Washington v. Walker (Majority and Dissent)

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Justia Opinion Summary

A trial court granted petitioner Mary Walker’s motion to dismiss with prejudice based on a violation of CrR 3.3. The Court of Appeals reversed and held that Walker waived the right to object to the trial date because, according to that court, defense counsel knew at the time of trial setting that the trial date set was untimely and failed to advise the trial court of the known time-for-trial violation. The Washington Supreme Court affirmed the appellate court in result, but for differing reasons, finding Walker lost the right to object to the untimely trial date under CrR 3.3(d)(3) because the trial date was set before the time-for-trial period expired, but she failed to raise an objection until after the time-for-trial deadline expired.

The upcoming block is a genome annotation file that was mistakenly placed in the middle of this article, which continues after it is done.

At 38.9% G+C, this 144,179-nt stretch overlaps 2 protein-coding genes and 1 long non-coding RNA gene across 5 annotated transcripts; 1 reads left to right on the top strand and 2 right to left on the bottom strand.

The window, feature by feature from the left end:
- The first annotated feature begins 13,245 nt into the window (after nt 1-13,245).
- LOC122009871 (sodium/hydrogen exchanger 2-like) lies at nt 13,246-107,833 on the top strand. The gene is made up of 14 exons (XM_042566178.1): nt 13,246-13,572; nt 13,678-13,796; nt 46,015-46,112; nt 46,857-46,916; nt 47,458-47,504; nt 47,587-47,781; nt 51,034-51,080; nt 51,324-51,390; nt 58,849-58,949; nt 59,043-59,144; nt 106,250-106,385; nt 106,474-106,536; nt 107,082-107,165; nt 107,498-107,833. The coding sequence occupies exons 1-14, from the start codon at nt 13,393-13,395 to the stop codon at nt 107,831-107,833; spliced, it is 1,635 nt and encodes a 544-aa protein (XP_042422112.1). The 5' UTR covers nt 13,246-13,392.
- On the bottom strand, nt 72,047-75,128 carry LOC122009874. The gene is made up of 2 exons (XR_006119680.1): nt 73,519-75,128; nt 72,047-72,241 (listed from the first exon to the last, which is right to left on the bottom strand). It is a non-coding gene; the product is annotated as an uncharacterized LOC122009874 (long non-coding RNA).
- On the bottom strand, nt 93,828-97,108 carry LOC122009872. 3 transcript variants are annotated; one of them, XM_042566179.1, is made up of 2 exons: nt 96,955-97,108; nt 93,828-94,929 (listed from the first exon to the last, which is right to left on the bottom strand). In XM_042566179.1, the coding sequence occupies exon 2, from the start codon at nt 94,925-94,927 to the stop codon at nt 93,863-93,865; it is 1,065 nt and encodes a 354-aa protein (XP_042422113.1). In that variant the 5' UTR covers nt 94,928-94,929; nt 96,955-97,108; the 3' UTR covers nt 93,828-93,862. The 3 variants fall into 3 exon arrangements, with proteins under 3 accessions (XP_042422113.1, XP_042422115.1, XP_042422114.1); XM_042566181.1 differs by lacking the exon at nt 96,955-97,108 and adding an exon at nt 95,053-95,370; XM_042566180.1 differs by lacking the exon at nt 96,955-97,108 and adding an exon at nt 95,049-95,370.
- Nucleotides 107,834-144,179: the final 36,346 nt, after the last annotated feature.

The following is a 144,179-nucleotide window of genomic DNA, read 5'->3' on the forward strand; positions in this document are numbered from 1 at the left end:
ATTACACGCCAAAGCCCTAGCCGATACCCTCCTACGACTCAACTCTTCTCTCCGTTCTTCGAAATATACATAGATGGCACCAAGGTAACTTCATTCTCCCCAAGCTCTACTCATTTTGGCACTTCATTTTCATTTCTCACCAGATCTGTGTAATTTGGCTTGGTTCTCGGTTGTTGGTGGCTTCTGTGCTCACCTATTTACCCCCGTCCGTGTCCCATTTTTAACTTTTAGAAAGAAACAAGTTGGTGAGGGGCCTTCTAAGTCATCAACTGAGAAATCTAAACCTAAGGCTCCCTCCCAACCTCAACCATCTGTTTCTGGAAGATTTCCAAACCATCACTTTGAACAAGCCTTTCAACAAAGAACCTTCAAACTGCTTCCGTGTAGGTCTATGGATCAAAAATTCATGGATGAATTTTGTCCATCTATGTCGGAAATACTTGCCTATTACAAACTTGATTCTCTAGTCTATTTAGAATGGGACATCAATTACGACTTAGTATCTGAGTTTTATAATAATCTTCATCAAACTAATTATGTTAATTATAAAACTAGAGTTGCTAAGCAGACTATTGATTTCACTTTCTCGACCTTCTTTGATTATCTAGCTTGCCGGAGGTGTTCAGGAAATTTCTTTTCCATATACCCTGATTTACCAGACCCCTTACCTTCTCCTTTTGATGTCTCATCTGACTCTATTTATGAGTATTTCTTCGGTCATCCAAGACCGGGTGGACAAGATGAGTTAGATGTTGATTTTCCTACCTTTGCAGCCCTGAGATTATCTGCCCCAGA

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FILE THIS OPINION WAS FILED FOR RECORD AT 8 A.M. ON JULY 14, 2022 IN CLERK’S OFFICE SUPREME COURT, STATE OF WASHINGTON JULY 14, 2022 ERIN L. LENNON SUPREME COURT CLERK IN THE SUPREME COURT OF THE STATE OF WASHINGTON STATE OF WASHINGTON, Respondent, v. MARY THELMA WALKER, Petitioner. ) ) ) ) ) ) ) ) ) ) No. 99813-2 En Banc Filed: July 14, 2022 JOHNSON, J.—This case concerns the interpretation of the time-for-trial rule, CrR 3.3. More specifically, this case involves CrR 3.3(d)(3), which states, “A party who objects to the date set upon the ground that it is not within the time limits prescribed by this rule must, within 10 days after the notice is mailed or otherwise given, move that the court set a trial within those time limits.” A party who fails, for any reason, to make such a motion shall lose the right to object to the set trial date. We are asked to interpret CrR 3.3(d)(3) as it applies to the particular factual circumstances of this case, where the defendant objected to an untimely State v. Walker (Mary Thelma), No. 99813-2 trial date by filing a motion to dismiss within 10 days of trial setting but after the time-for-trial period had expired. The trial court granted Walker’s motion to dismiss with prejudice based on a violation of CrR 3.3. The Court of Appeals reversed and held that Walker waived the right to object to the trial date because, according to that court, defense counsel knew at the time of trial setting that the trial date set was untimely and failed to advise the trial court of the known time-for-trial violation. For different reasons, we affirm the Court of Appeals. FACTS AND PROCEDURAL HISTORY 1 On January 17, 2018, the Centralia city prosecutor charged Mary Thelma Walker with fourth degree assault in municipal court for allegedly striking a child while babysitting. She was arraigned on February 13 and pleaded not guilty. On April 17 she waived her rule-based right to a speedy trial through June 11. When Walker failed to appear at a pretrial hearing on June 12, the matter was rescheduled for June 19. On June 19, Walker and her attorney appeared in court, and a new trial date was set for August 27. On August 28, the State moved to dismiss the 1 Amicus curiae Washington Association of Criminal Defense Lawyers filed a brief in support of Walker. 2 State v. Walker (Mary Thelma), No. 99813-2 municipal court charge so it could refile the charge in superior court. The municipal court granted the motion to dismiss without prejudice. Eight months later, on May 1, 2019, the State filed an information in Lewis County Superior Court, charging Walker with third degree assault of a child based on the same incident described in the previous charge. At the arraignment2 and trial setting hearing on May 30, the court determined the time-for-trial period expired on August 28. At the State’s request, the court set the trial date for August 19. The court asked defense counsel if he agreed to the trial date. He responded, “I[’]ll be here.” Verbatim Tr. of Proceedings (May 30, 2019) (VTP) at 3. Defense counsel did not object to the trial date. Seven days later, on June 6, defense counsel filed a “Motion and Declaration in Support of Motion to Dismiss” and an “Objection to Trial Date Pursuant to CrR 3.3(d)(3).” Clerk’s Papers at 10-16. Defense argued that the time-for-trial period had actually expired on May 31 and requested dismissal of the charge with prejudice, citing CrR 3.3(b)(5) and (d)(3). The trial court held a hearing on the motion. The parties agreed that the time-for-trial deadline was May 31. 3 The State objected to dismissal, arguing that 2 Walker pleaded not guilty. The court is charged with the responsibility to “ensure a trial in accordance with this rule to each person charged with a crime.” CrR 3.3(a)(1). Here, the court incorrectly calculated Walker’s time-for-trial expiration date. It stated that the expiration of the time-for-trial period was August 28 but did not walk through its calculations to explain how it got to that date. VTP at 3 3 State v. Walker (Mary Thelma), No. 99813-2 Walker lost the right to object under CrR 3.3(d)(3) because she raised the objection after the time-for-trial period expired, making it impossible to set the trial date within the time-for-trial period. Defense counsel countered that the objection was timely because it was made within 10 days of receiving notice of the trial date, notwithstanding the fact that it was no longer possible for the court to set a trial within the time-for-trial period. The court concluded the objection was timely because it fell within 10 days of receiving notice of the set trial date. The trial court dismissed the charge with prejudice based on the time-for-trial violation. The State appealed. The Court of Appeals agreed with the trial court that a party has 10 days to object to an untimely trial date. However, it concluded that defense counsel knew at the trial setting hearing that the August 19 trial date was past the time-for-trial expiration date and held that counsel’s failure to notify the trial court of a known time-for-trial violation constitutes a waiver of the defendant’s right to object under CrR 3.3(d)(3). State v. Walker, 17 Wn. App. 2d 275, 287, 485 P.3d 970, review granted, 198 Wn.2d 1001 (2021). The Court of Appeals therefore reversed. Walker filed a petition for discretionary review with this court, and the State filed a cross petition for review. We accepted review of both petitions. 3. If the court had explained the steps it took on the record, it might have been easier to identify the error. 4 State v. Walker (Mary Thelma), No. 99813-2 ANALYSIS We review de novo the application of a court rule to a particular set of facts. State v. Kindsvogel, 149 Wn.2d 477, 481, 69 P.3d 870 (2003). We interpret court rules in the same manner as statutes, beginning with the plain language of the rule. State v. George, 160 Wn.2d 727, 735, 158 P.3d 1169 (2007). The language of the specific provision at issue here provides: A party who objects to the date set upon the ground that it is not within the time limits prescribed by this rule must, within 10 days after the notice is mailed or otherwise given, move that the court set a trial within those time limits. Such motion shall be promptly noted for hearing by the moving party in accordance with local procedures. A party who fails, for any reason, to make such a motion shall lose the right to object that a trial commenced on such a date is not within the time limits prescribed by this rule. CrR 3.3(d)(3). Both parties assert that the language of the rule is unambiguous and that we should adopt its literal meaning. However, the parties take a piecemeal approach to the language of CrR 3.3(d)(3). Walker argues that a party always has 10 days to raise a CrR 3.3(d)(3) objection but that the objection does not need to be raised in the form of a motion to set the trial within the time-for-trial period. The State contends that a CrR 3.3(d)(3) objection can be raised only by a motion to move the trial date. It also argues that this court should adopt the implied waiver rule from 5 State v. Walker (Mary Thelma), No. 99813-2 the Court of Appeals’ decision in State v. Austin4 and hold that a party waives their CrR 3.3(d)(3) objection if the trial setting procedure occurs within 10 days of the time-for-trial expiration date. The Court of Appeals agreed with Walker but erred in analyzing the language of CrR 3.3(d)(3). The rule explicitly states, and repeats, that the CrR 3.3(d)(3) objection must be brought as a motion to the trial court to set the trial within the time-for-trial time limit. 5 Therefore, the State is correct that CrR 3.3(d)(3) requires an objecting party to make the required motion within 10 days of notice of the trial date. 6 An interpretation of the 10-day requirement that would permit a party to make such a motion as long as it is filed within 10 days of 4 59 Wn. App. 186, 796 P.2d 746 (1990) (concluding former CrR 3.3(f)(2) (1986)— which is the same as the current CrR 3.3(d)(3) at issue here—does not apply when the trial setting procedure occurs fewer than 10 days before the expiration of the time-for-trial period). 5 A party that objects to an untimely trial date under CrR 3.3(d)(3) “must . . . move that the court set a trial within those time limits. Such motion shall be promptly noted for hearing by the moving party in accordance with local procedures. A party who fails, for any reason, to make such a motion shall lose the right to object that a trial commenced on such a date is not within the time limits prescribed by this rule.” CrR 3.3(d)(3) (emphasis added). The dissent’s conclusion— that CrR 3.3(d)(3)’s language permits a party to file a motion to dismiss after the time-for-trial period has expired—is incorrect because it reads language into the rule that is not there. Dissent at 5. 6 Because the sufficiency of a motion is determined by its contents and not by its technical format or language, there may be circumstances where a CrR 3.3(d)(3) objection is properly raised even where it was not brought as a motion to set the trial within the time-for-trial period. See City of Kennewick v. Vandergriff, 109 Wn.2d 99, 102, 743 P.2d 811 (1987); State v. Chavez-Romero, 170 Wn. App. 568, 582, 285 P.3d 195 (2012), review denied, 176 Wn.2d 1023 (2013) (concluding the defendant’s oral CrR 3.3 objection was proper because it put the trial court on notice that the trial date it set was in violation of his time-for-trial rights and it sufficiently notified the court of the nature of the violation). However, this does not impact the conclusion that the CrR 3.3(d)(3) motion requirement functions to alert the trial court to a possible time-for-trial violation and move the court to correct any error in trial setting. 6 State v. Walker (Mary Thelma), No. 99813-2 receiving notice of the trial date would result in absurd consequences: once the time-for-trial period has expired, it would make no sense for a party to move to “set a trial within” those expired time limits because the court can no longer grant that relief. Therefore, once the time-for-trial period has expired, a party cannot object to the untimely trial date under CrR 3.3(d)(3) because it is no longer reasonably possible to comply with the rule’s requirement to “object” in the prescribed manner, i.e., by moving to set the trial date within the time-for-trial period. This conclusion is further supported by the language of the final sentence of CrR 3.3(d)(3), which contemplates that any remedy under the rule will be lost if the party cannot comply “for any reason.” This plain language analysis also explains why we reject the reasoning of Austin, 59 Wn. App. 186. In Austin, Division One of the Court of Appeals embraced an implied waiver rule, concluding that former CrR 3.3(f)(2) (1986)7 does not apply when the trial setting procedure occurs fewer than 10 days before the expiration of the time-for-trial period. In that case, Austin’s trial was initially set for July 12. Then, on July 12, trial was reset for July 14. On July 13, Austin discovered that his time-for-trial period expired that same day and filed an 7 The Austin ruling applied to the former rule CrR 3.3(f)(2), which is the same as the current CrR 3.3(d)(3) at issue here. 7 State v. Walker (Mary Thelma), No. 99813-2 objection and a motion to dismiss. The trial court denied his motion to dismiss. The Court of Appeals affirmed, reasoning that under former CrR 3.3(f)(2), “the defense must notify the prosecutor and the court of its speedy trial objection in sufficient time for the trial to commence within the proper speedy trial period.” Austin, 59 Wn. App. at 200. The court held that former CrR 3.3(f)(2) “does not apply to a trial setting procedure which occurs fewer than 10 days before the expiration of the speedy trial period.” Austin, 59 Wn. App. at 200. Under Austin’s implied waiver rule, Walker would not have had the right to object to the untimely trial date under CrR 3.3(d)(3) at the time of trial setting because the trial date was set one day before the time-for-trial deadline. The State argues we should adopt Austin’s implied waiver rule. Walker disagrees, highlighting that the rule contains no language suggesting the 10-day deadline does not apply if the trial setting occurs within 10 days of the time-fortrial expiration. The Court of Appeals below disagreed with the State’s arguments and rejected the reasoning and conclusion in Austin. The court correctly reasoned that Austin wrongfully places the burden and responsibility on the defendant to ensure a timely trial when the rule expressly places that burden on the court. The Court of Appeals warned that Austin’s implied waiver rule “punishe[d] unwitting defendants” and unfairly relieved the court of its own responsibility in direct contravention of CrR 3.3(a)(1). Walker, 17 Wn. App. 2d at 284; CrR 3.3(a)(1) (“It 8 State v. Walker (Mary Thelma), No. 99813-2 shall be the responsibility of the court to ensure a trial in accordance with this rule to each person charged with a crime.”). The court concluded CrR 3.3(d)(3) neither states nor implies that this responsibility shifts to the defendant when a trial date is set during the last 10 days of the time-for-trial period. We agree with the Court of Appeals below to the extent that it rejected Austin’s implied waiver rule. The language of CrR 3.3(d)(3) does not support Austin’s conclusion that a party waives an objection under CrR 3.3(d)(3) merely because the trial setting procedure occurred fewer than 10 days from the time-fortrial deadline. However, we disagree with the Court of Appeals’ reliance on CrR 3.3(a)(1) to arrive at this conclusion because it ignores the language of CrR 3.3(d)(3). While the trial court is ultimately responsible for ensuring compliance with the time-for-trial rules, CrR 3.3(d)(3) places responsibility on the objecting party to raise a timely objection to an untimely trial date or lose the right to object. Thus, this procedural right is not self-executing and requires that a motion be filed to exercise it in accordance with the procedure outlined in the rule. The dissent reasons that our interpretation leads to the absurd result of leaving a party with no recourse if the trial setting procedure occurs after the timefor-trial period has expired. Dissent at 4. However, it is important to note that our holding is limited to the factual circumstances of this case. Other situations may call for different analyses. For example, if the court fails to set a trial date at all, 9 State v. Walker (Mary Thelma), No. 99813-2 and the time-for-trial period expires, a defendant may still obtain dismissal under the rules. See State v. Raschka, 124 Wn. App. 103, 106, 100 P.3d 339 (2004). In this case, however, the superior court complied with CrR 3.3(d)(1) by setting a trial date within 15 days of the arraignment, and the trial setting procedure occurred before the time-for-trial period expired. Thus, Walker had the ability to timely comply with the requirements of CrR 3.3(d)(3). This interpretation of CrR 3.3(d)(3) is supported by other provisions of CrR 3.3.8 Specifically, CrR 3.3(h) states that “[n]o case shall be dismissed for time-totrial reasons except as expressly required by this rule, a statute, or the state or federal constitution.” (Emphasis added.) Additionally, CrR 3.3(a)(4) instructs that [t]he allowable time for trial shall be computed in accordance with this rule. If a trial is timely under the language of this rule, but was delayed by circumstances not addressed in this rule or CrR 4.1, the pending charge shall not be dismissed unless the defendant’s constitutional right to a speedy trial was violated. 8 In 2003, we adopted revisions to CrR 3.3 based on the recommendations of the Timefor-Trial Task Force. One of the goals of the 2003 revisions was to reduce the number of cases dismissed with prejudice. The task force highlighted the heavy costs on society and the social sacrifices that are inherent in dismissals with prejudice. It was understood that a dismissal with prejudice is a harsh result that allows for crimes to go unpunished “even in those cases when evidence of the defendant’s guilt is compelling.” WASH. COURTS TIME-FOR-TRIAL TASK FORCE, FINAL REPORT II(C)(1) (Oct. 2002) (on file with Admin. Office of the Courts), https://www.courts.wa.gov/programs_orgs/pos_tft (last visited July 7, 2022). The adopted revisions furthered this goal. For example, CrR 3.3(a)(4) and (h) explicitly limit dismissal for reasons beyond those expressly stated in the rule. The dissent states that our reading of CrR 3.3(d)(3) does not align with the intent of the revised rule. It reaches this conclusion by focusing on the task force’s expressed concern that the prior rule was governed by judicial interpretations and not by the express language of the rule. Dissent at 6. What the dissent overlooks is that a primary goal of the rule revisions was to limit judicial interpretation that would allow for dismissal for reasons beyond those expressly stated in the rule. See, e.g., CrR 3.3(a)(4), (h). 10 State v. Walker (Mary Thelma), No. 99813-2 (Emphasis added.) CrR 3.3(d)(3) does not provide the remedy of dismissal. CrR 3.3(d)(3) requires that the objection be brought as a motion to set the trial within the time-for-trial period. Thus, the language of the rule establishes that the remedy under CrR 3.3(d)(3) is the procedural right to compel the court to fix a time-fortrial error and to reschedule the trial date in compliance with CrR 3.3. We hold that Walker lost the right to object to the untimely trial date under CrR 3.3(d)(3) because the trial date was set before the time-for-trial period expired but she failed to raise an objection until after the time-for-trial deadline expired. We also hold that CrR 3.3(d)(3) does not contain an express knowledge requirement nor does it indicate that an attorney’s knowledge of an untimely trial date bears on the defendant’s right to object under CrR 3.3(d)(3). As discussed, the Court of Appeals erred in concluding that CrR 3.3(d)(3) permits a party to raise an objection once the time-for-trial period has expired. That conclusion led the Court of Appeals to perceive an “apparent discord between defense counsel’s duty to the client to obtain the best outcome for the client and counsel’s duty as an officer of the court to not delay an objection.” Walker, 17 Wn. App. 2d at 285 (discussing State v. White, 94 Wn.2d 498, 503, 617 P.2d 998 (1980)). Balancing these two duties, the court concluded that the ethical duty of candor requires counsel to raise a known time-for-trial violation even if it works to the client’s detriment by preventing the client from obtaining a dismissal because “‘counsel best serves both 11 State v. Walker (Mary Thelma), No. 99813-2 his client and the adversary system by assuring compliance with the rule when trial dates are set.’” Walker, 17 Wn. App. 2d at 285-86 (quoting White, 94 Wn.2d at 503). That court held that failure to raise a known violation constitutes a waiver of the ability to object under CrR 3.3(d)(3). Our decision today resolves the apparent tension between the attorney’s duties to the client and to the court in this situation. Under today’s holding, there is no detriment to the client in raising the objection prior to the expiration of the timefor-trial period—because once the time-for-trial period expires in a situation like this, a defendant cannot obtain the remedy of dismissal under CrR 3.3(d)(3). We therefore disavow White, 94 Wn.2d 498, and State v. Carson, 128 Wn.2d 805, 912 P.2d 1016 (1996), to the extent that they suggest an attorney’s knowledge of an untimely trial date bears on the defendant’s right to object under CrR 3.3(d)(3). CONCLUSION We affirm the Court of Appeals and remand to the trial court for further proceedings. 12 State v. Walker (Mary Thelma), No. 99813-2 :( &21&85 13 State v. Walker (Mary Thelma) No. 99813-2 MADSEN, J. (dissenting)—At issue in this case is the meaning of CrR 3.3(d), the time-for-trial rule. Subsection (3) of the rule states that any party who objects to a trial date on the ground that it is not within the time limits prescribed must “within 10 days after the notice is mailed or otherwise given, move that the court set a trial within those time limits.” (Emphasis added.) If a party fails to make such a motion, they lose the right to object. CrR 3.3(d)(3). Applying a plain language reading of the rule, the majority concludes that CrR 3.3(d)(3) requires not just that a defendant object within 10 days after a trial date is set but that the objection must occur before the time-for-trial period has expired or the right is lost. See majority at 6-7. I agree with the majority that the plain language of CrR 3.3(d)(3) resolves whether Mary Thelma Walker’s time-for-trial objection was proper, but I disagree with its conclusion. By its terms, CrR 3.3(d)(3) requires a party to object to a trial date within 10 days and move the court to set a date within the limits of the rule. Importantly, the rule states that a party’s motion must ask the court to set a timely trial date. CrR 3.3(d)(3) does not require, as the majority holds, that the objection itself occur No. 99813-2 Madsen, J., dissenting within the timely trial period. See majority at 7, 9. The majority reads in this requirement, contrary to our rules of statutory interpretation and its own disagreement with the implied waiver rule set out in State v. Austin, 59 Wn. App. 186, 796 P.2d 746 (1990). Majority at 7-9; see also Kilian v. Atkinson, 147 Wn.2d 16, 21, 50 P.3d 638 (2002) (courts may not read into a statute or court rule matters that are not in it); State v. Greenwood, 120 Wn.2d 585, 592, 845 P.2d 971 (1993) (citing State v. McIntyre, 92 Wn.2d 620, 622, 600 P.2d 1009 (1979) (stating that courts apply the same principles to interpreting court rules as applied to statutes)). Further, the majority reasons that because CrR 3.3(d)(3) directs a party to move that a trial be set within the prescribed time limits, when such scheduling is impossible, the time-for-trial objection is lost. Majority at 6-7. Yet the plain language of subsection (d)(3) requires only that a party ask a court to set a date within the rules; that a court cannot practically do so does not mean the objecting party has violated the rule. As this very case shows us, sometimes setting a trial within the time-for-trial period is not possible. Fortunately, the rules do not hinge on an implicit timeliness requirement, as the majority holds. Rather, we should simply apply the plain language. Indeed, the construction of CrR 3.3 further demonstrates the problem with imputing an implied waiver into subsection (d)(3). The time-for-trial rule was intended to be comprehensive. See TIME-FOR-TRIAL TASK FORCE FINAL REPORT II.B. (Oct. 2002) (on file with Admin. Office of the Courts), https://www.courts.wa.gov/programs_orgs/pos_tft/index.cfm?fa=pos_tft.reportDisplay&f 2 No. 99813-2 Madsen, J., dissenting ileName=overview (last visited July 7, 2022). The rule is specific and detailed, providing intricate explanations for how the rule is intended to work in practice. For example, CrR 3.3(g) states that the court “may continue the case beyond the limits” of the rule on a motion of the court or party “made within five days after the time for trial has expired.” CrR 3.3(d)(3) allows a 10-day period for parties to alert the trial court of a time-for-trial violation and states that for whatever reason, if a party does not make a motion within that 10-day period, they lose the right to object. Notably, the rule does not say a party waives the right to object if the time for trial expires during the 10-day notice period. Nowhere in CrR 3.3(d)(3) or elsewhere is a waiver stated or implied. Given the exhaustive and very detailed construction of the rule, had the rule-makers intended to create a waiver, they would have included it. I also depart from the majority because its interpretation of CrR 3.3(d)(3) leads to strained and absurd results. Kilian, 147 Wn.2d at 21. If the majority’s reading is correct, defendants would forfeit their right to object if, as Walker points out, the State were particularly “dilatory” in bringing them to trial. Suppl. Br. of Pet’r/Cross-Resp’t at 25. For example, if all of the attorneys and the trial judge incorrectly calculate the time-fortrial period and set a trial date after the time period has already expired, under the majority’s reading the defendant is without recourse—even though defense counsel may alert the court of the violation within the 10-day period as CrR 3.3(d)(3) directs. In this circumstance, the 10-day motion period is rendered meaningless. See G-P Gypsum Corp. v. Dep’t of Revenue, 169 Wn.2d 304, 309, 237 P.3d 256 (2010) (“‘Statutes must be 3 No. 99813-2 Madsen, J., dissenting interpreted and construed so that all the language used is given effect, with no portion rendered meaningless or superfluous.’” (internal quotation marks omitted) (quoting State v. J.P., 149 Wn.2d 444, 450, 69 P.3d 318 (2003))). The time-for-trial rule cannot leave parties without any recourse when their rights are violated. This is especially true here, considering that the State is primarily responsible for seeing that a defendant is tried in timely manner and that the trial court is ultimately responsible for enforcing the speedy trial rule. State v. Ross, 98 Wn. App. 1, 4, 981 P.2d 888 (1999); CrR 3.3(a)(1) (“It shall be the responsibility of the court to ensure a trial in accordance with this rule to each person charged with a crime.”). The majority opinion notes that the burden falls to the State and trial court to ensure a speedy trial but deemphasizes their responsibilities and overemphasizes that of the defendant. See majority at 9. Placing the burden of the rule so heavily on the defendant is also contrary to the rule itself. CrR 3.3(d)(3) does not specify that it is a defendant’s duty to object; it allows any party to object and file a motion. The time-for-trial rule does nothing to switch the burden from the State to promptly bring a defendant to trial and the trial court to ultimately ensure that the rule is properly enforced. Nor does the majority’s reading align with the concerns of the 2003 Time-for-Trial Task Force, which was created to review and update the time-for-trial rules. The comments to the 2003 amendments to CrR 3.3 “encourage us to avoid judicial gloss on these rules.” State v. George, 131 Wn. App. 239, 243 n.4, 126 P.3d 93 (2006). The comments explain that one of the task force’s raison d’etre was to solve the “the degree to 4 No. 99813-2 Madsen, J., dissenting which the time-for-trial standards [had] become less governed by the express language of the rule and more governed by judicial opinions” that had “at times expanded the rules by reading in new provisions.” TIME-FOR-TRIAL TASK FORCE FINAL REPORT, supra, I.B, II.B. Imputing a timeliness or an implied waiver is not in keeping with the intent of the revised rules. The majority focuses its analysis on giving trial courts the ability to fix impending speedy trial violations. See majority at 6-7. Instead, the majority should begin with the obvious conclusion—if the State completely misses the speedy trial expiration date and the five-day cure period, the only relief for the defendant under the rule is a trial date outside the required 60 or 90 days. See CrR 3.3(g), (b)(1)-(2), (c)(1). I cannot think of another rule where the more egregious the violation, the better the outcome for the violator. That is to say, if the State is extremely dilatory then the defendant has simply lost the benefit of the rule. The majority has nothing to say about this result, overlooking that this is our rule and our interpretation. The outcome here is not an unfortunate consequence, it is an intentional result. The current version of CrR 3.3 arose in part from a situation where the prosecutor missed the speedy trial date and the case was dismissed. TIME-FOR-TRIAL TASK FORCE FINAL REPORT, supra, II.A.; State v. Smith, 104 Wn. App. 244, 250-53, 15 P.3d 711 (2001). The defendant reoffended after the dismissal, which caught the attention of the press. See TIME-FOR-TRIAL TASK FORCE FINAL REPORT, supra, II.A.; e.g., Paul Shukovsky, Man Held after Fatal Crash Pleads Not Guilty to Charges, SEATTLE POST5 No. 99813-2 Madsen, J., dissenting INTELLIGENCER, Jan. 14, 2002, https://www.seattlepi.com/local/article/Man-held-afterfatal-crash-pleads-not-guilty-to-1077405.php [https://perma.cc/2W5A-MECG]. This resulted in a change to the rule, which had previously been working well to keep criminal cases moving at an appropriate pace, recognizing the presumption of innocence of those awaiting trial. See TIME-FOR-TRIAL TASK FORCE FINAL REPORT, supra, II.A. Under today’s ruling, the burden falls entirely on the defendant to bring themselves to a speedy trial. Cf. Barker v. Wingo, 407 U.S. 514, 527, 92 S. Ct. 2182, 33 L. Ed.2d 101 (1972) (“A defendant has no duty to bring [themselves] to trial.”). Under the current rule, and today’s interpretation, criminal defendants sit in jail for much longer periods, often pleading guilty because defendants cannot post bail. E.g., John Mathews II & Felipe Curiel, Criminal Justice Debt Problems, AM. BAR ASS’N, Nov. 30, 2019, https://www.americanbar.org/groups/crsj/publications/human_rights_magazine_home/ec onomic-justice/criminal-justice-debt-problems/. This consequence falls most heavily on people of color who are already overrepresented in the criminal justice system. Id. (“Pretrial detention has a disproportionate impact on communities of color.”); State v. Blake, 197 Wn.2d 170, 208, 481 P.3d 521 (2021) (“[T]he fact of racial and ethnic disproportionality in our criminal justice system is indisputable.”). At best the speedy trial rule has become hortatory, and the whole system suffers as a result—justice delayed truly is justice denied. Instead, we should simply apply the plain language of CrR 3.3(d)(3), as our rules of statutory interpretation direct and the 2003 task force recommends. Here, the parties 6 No. 99813-2 Madsen, J., dissenting agree that Walker’s time-for-trial period ended on May 31, 2019. Walker was arraigned on May 30 and speedy trial elapsed on May 31. The trial court incorrectly calculated the time period and set a court date for August 19. Seven days later, Walker’s attorney objected to the date and moved to dismiss the charge with prejudice. The defense attorney’s actions were entirely within the plain language of CrR 3.3(d)(3). Therefore, I would hold that Walker’s objection was proper and that she did not waive her objection simply because it occurred outside the time-for-trial period. 1 With these considerations in mind, I respectfully dissent. 1 As the majority observes, CrR 3.3(h) precludes dismissal of cases “for time-to-trial reasons except as expressly required by this rule, a statute, or the state or federal constitution.” See majority at 10 & n.8. It is understandable that the majority opinion, whose interpretation of CrR 3.3 has carried the day, characterizes the dissenting view as “overlook[ing]” one of the goals of the 2003 task force, codified in subsection (h), and allowing dismissal of Walker’s case for a reason other than that stated in the rule. See majority at 10 n.8. But the majority and dissenting opinions disagree about the plain language of the rule. I would hold that a party who objected to the trial date and moved to dismiss the charge within 10 days of receiving notice of the trial abided by CrR 3.3(d) and thus dismissal was expressly allowed under this rule. See CrR 3.3(a)(4), (d), (h). 7